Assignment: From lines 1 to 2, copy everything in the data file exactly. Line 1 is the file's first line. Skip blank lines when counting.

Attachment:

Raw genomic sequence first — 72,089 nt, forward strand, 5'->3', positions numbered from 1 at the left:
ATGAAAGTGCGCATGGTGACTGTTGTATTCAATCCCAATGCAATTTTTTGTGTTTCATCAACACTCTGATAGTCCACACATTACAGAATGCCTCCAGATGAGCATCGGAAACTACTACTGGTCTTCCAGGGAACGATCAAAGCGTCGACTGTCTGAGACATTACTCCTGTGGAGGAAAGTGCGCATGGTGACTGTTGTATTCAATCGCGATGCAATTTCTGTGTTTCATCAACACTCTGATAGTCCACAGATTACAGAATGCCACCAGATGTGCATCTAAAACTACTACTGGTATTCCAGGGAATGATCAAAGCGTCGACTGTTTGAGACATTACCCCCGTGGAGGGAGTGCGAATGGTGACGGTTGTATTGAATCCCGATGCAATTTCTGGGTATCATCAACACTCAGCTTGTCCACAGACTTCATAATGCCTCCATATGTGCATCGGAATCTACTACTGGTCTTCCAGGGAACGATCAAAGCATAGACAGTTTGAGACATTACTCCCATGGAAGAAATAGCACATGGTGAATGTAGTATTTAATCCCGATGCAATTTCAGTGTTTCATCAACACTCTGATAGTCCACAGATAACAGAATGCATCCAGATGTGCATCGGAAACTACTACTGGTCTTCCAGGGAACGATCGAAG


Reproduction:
Raw genomic sequence first — 72,089 nt, forward strand, 5'->3', positions numbered from 1 at the left:
ATGAAAGTGCGCATGGTGACTGTTGTATTCAATCCCAATGCAATTTTTTGTGTTTCATCAACACTCTGATAGTCCACACATTACAGAATGCCTCCAGATGAGCATCGGAAACTACTACTGGTCTTCCAGGGAACGATCAAAGCGTCGACTGTCTGAGACATTACTCCTGTGGAGGAAAGTGCGCATGGTGACTGTTGTATTCAATCGCGATGCAATTTCTGTGTTTCATCAACACTCTGATAGTCCACAGATTACAGAATGCCACCAGATGTGCATCTAAAACTACTACTGGTATTCCAGGGAATGATCAAAGCGTCGACTGTTTGAGACATTACCCCCGTGGAGGGAGTGCGAATGGTGACGGTTGTATTGAATCCCGATGCAATTTCTGGGTATCATCAACACTCAGCTTGTCCACAGACTTCATAATGCCTCCATATGTGCATCGGAATCTACTACTGGTCTTCCAGGGAACGATCAAAGCATAGACAGTTTGAGACATTACTCCCATGGAAGAAATAGCACATGGTGAATGTAGTATTTAATCCCGATGCAATTTCAGTGTTTCATCAACACTCTGATAGTCCACAGATAACAGAATGCATCCAGATGTGCATCGGAAACTACTACTGGTCTTCCAGGGAACGATCGAAG